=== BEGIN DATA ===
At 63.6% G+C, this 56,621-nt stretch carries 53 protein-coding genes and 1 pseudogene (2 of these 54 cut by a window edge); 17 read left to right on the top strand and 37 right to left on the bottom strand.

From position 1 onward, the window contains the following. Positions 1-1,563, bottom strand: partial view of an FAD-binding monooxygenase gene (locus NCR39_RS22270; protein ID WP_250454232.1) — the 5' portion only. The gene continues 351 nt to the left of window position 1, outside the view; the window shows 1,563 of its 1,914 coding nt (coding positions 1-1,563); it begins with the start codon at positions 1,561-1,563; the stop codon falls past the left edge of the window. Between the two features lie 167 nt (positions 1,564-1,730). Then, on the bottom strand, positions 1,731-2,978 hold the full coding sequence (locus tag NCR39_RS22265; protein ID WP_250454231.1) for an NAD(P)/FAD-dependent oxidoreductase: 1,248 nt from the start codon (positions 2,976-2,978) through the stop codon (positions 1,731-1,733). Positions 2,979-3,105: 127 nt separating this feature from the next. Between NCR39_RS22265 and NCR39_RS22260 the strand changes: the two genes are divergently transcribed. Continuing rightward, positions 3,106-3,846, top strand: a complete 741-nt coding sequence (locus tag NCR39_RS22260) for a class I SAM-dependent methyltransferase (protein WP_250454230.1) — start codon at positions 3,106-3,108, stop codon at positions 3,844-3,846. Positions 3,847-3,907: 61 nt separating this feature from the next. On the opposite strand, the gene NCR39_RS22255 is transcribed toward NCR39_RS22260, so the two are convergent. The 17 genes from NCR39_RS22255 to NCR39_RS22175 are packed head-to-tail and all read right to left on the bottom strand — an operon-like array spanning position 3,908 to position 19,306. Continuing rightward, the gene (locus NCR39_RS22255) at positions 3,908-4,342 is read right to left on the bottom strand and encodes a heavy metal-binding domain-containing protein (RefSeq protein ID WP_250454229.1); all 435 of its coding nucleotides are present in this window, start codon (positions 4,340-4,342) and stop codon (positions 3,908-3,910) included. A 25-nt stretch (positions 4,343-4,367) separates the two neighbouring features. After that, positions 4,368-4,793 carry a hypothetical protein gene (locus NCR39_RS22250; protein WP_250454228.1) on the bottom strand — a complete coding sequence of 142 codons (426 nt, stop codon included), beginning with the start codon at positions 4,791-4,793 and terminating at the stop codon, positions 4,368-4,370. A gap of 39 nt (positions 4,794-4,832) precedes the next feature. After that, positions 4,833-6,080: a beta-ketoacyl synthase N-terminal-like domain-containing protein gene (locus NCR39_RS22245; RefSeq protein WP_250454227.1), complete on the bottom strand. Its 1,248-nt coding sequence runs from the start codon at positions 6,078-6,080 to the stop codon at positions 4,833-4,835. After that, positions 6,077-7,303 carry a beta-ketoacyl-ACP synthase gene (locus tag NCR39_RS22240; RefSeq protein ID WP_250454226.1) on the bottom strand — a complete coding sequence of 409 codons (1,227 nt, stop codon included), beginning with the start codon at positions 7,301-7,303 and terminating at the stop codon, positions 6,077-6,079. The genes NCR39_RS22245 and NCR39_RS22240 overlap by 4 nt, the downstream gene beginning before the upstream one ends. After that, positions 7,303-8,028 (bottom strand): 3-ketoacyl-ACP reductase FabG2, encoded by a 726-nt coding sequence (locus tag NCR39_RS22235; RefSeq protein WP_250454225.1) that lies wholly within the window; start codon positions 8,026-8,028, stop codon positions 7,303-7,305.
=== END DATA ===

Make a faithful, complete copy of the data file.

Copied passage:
At 63.6% G+C, this 56,621-nt stretch carries 53 protein-coding genes and 1 pseudogene (2 of these 54 cut by a window edge); 17 read left to right on the top strand and 37 right to left on the bottom strand.

From position 1 onward, the window contains the following. Positions 1-1,563, bottom strand: partial view of an FAD-binding monooxygenase gene (locus NCR39_RS22270; protein ID WP_250454232.1) — the 5' portion only. The gene continues 351 nt to the left of window position 1, outside the view; the window shows 1,563 of its 1,914 coding nt (coding positions 1-1,563); it begins with the start codon at positions 1,561-1,563; the stop codon falls past the left edge of the window. Between the two features lie 167 nt (positions 1,564-1,730). Then, on the bottom strand, positions 1,731-2,978 hold the full coding sequence (locus tag NCR39_RS22265; protein ID WP_250454231.1) for an NAD(P)/FAD-dependent oxidoreductase: 1,248 nt from the start codon (positions 2,976-2,978) through the stop codon (positions 1,731-1,733). Positions 2,979-3,105: 127 nt separating this feature from the next. Between NCR39_RS22265 and NCR39_RS22260 the strand changes: the two genes are divergently transcribed. Continuing rightward, positions 3,106-3,846, top strand: a complete 741-nt coding sequence (locus tag NCR39_RS22260) for a class I SAM-dependent methyltransferase (protein WP_250454230.1) — start codon at positions 3,106-3,108, stop codon at positions 3,844-3,846. Positions 3,847-3,907: 61 nt separating this feature from the next. On the opposite strand, the gene NCR39_RS22255 is transcribed toward NCR39_RS22260, so the two are convergent. The 17 genes from NCR39_RS22255 to NCR39_RS22175 are packed head-to-tail and all read right to left on the bottom strand — an operon-like array spanning position 3,908 to position 19,306. Continuing rightward, the gene (locus NCR39_RS22255) at positions 3,908-4,342 is read right to left on the bottom strand and encodes a heavy metal-binding domain-containing protein (RefSeq protein ID WP_250454229.1); all 435 of its coding nucleotides are present in this window, start codon (positions 4,340-4,342) and stop codon (positions 3,908-3,910) included. A 25-nt stretch (positions 4,343-4,367) separates the two neighbouring features. After that, positions 4,368-4,793 carry a hypothetical protein gene (locus NCR39_RS22250; protein WP_250454228.1) on the bottom strand — a complete coding sequence of 142 codons (426 nt, stop codon included), beginning with the start codon at positions 4,791-4,793 and terminating at the stop codon, positions 4,368-4,370. A gap of 39 nt (positions 4,794-4,832) precedes the next feature. After that, positions 4,833-6,080: a beta-ketoacyl synthase N-terminal-like domain-containing protein gene (locus NCR39_RS22245; RefSeq protein WP_250454227.1), complete on the bottom strand. Its 1,248-nt coding sequence runs from the start codon at positions 6,078-6,080 to the stop codon at positions 4,833-4,835. After that, positions 6,077-7,303 carry a beta-ketoacyl-ACP synthase gene (locus tag NCR39_RS22240; RefSeq protein ID WP_250454226.1) on the bottom strand — a complete coding sequence of 409 codons (1,227 nt, stop codon included), beginning with the start codon at positions 7,301-7,303 and terminating at the stop codon, positions 6,077-6,079. The genes NCR39_RS22245 and NCR39_RS22240 overlap by 4 nt, the downstream gene beginning before the upstream one ends. After that, positions 7,303-8,028 (bottom strand): 3-ketoacyl-ACP reductase FabG2, encoded by a 726-nt coding sequence (locus tag NCR39_RS22235; RefSeq protein WP_250454225.1) that lies wholly within the window; start codon positions 8,026-8,028, stop codon positions 7,303-7,305.